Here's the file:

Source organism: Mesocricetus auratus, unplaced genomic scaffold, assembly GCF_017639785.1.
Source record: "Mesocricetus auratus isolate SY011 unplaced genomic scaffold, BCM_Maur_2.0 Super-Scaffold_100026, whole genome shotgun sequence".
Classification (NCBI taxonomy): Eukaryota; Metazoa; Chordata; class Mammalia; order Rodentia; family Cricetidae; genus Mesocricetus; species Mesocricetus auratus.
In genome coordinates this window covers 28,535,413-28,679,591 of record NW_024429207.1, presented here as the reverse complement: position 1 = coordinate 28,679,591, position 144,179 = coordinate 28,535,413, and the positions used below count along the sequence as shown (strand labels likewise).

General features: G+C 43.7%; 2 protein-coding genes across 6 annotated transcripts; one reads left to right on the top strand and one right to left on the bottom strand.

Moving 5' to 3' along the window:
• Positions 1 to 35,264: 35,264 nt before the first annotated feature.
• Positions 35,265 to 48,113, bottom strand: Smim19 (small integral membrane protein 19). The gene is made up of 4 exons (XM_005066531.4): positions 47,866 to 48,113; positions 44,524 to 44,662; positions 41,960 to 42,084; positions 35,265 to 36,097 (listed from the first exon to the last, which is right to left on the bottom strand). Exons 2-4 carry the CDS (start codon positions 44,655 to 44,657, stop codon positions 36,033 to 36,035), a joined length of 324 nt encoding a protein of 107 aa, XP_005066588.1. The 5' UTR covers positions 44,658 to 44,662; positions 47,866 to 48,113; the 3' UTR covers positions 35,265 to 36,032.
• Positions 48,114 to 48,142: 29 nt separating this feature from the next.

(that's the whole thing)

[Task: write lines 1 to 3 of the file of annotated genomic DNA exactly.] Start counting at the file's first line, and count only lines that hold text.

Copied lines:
Source organism: Mesocricetus auratus, unplaced genomic scaffold, assembly GCF_017639785.1.
Source record: "Mesocricetus auratus isolate SY011 unplaced genomic scaffold, BCM_Maur_2.0 Super-Scaffold_100026, whole genome shotgun sequence".
Classification (NCBI taxonomy): Eukaryota; Metazoa; Chordata; class Mammalia; order Rodentia; family Cricetidae; genus Mesocricetus; species Mesocricetus auratus.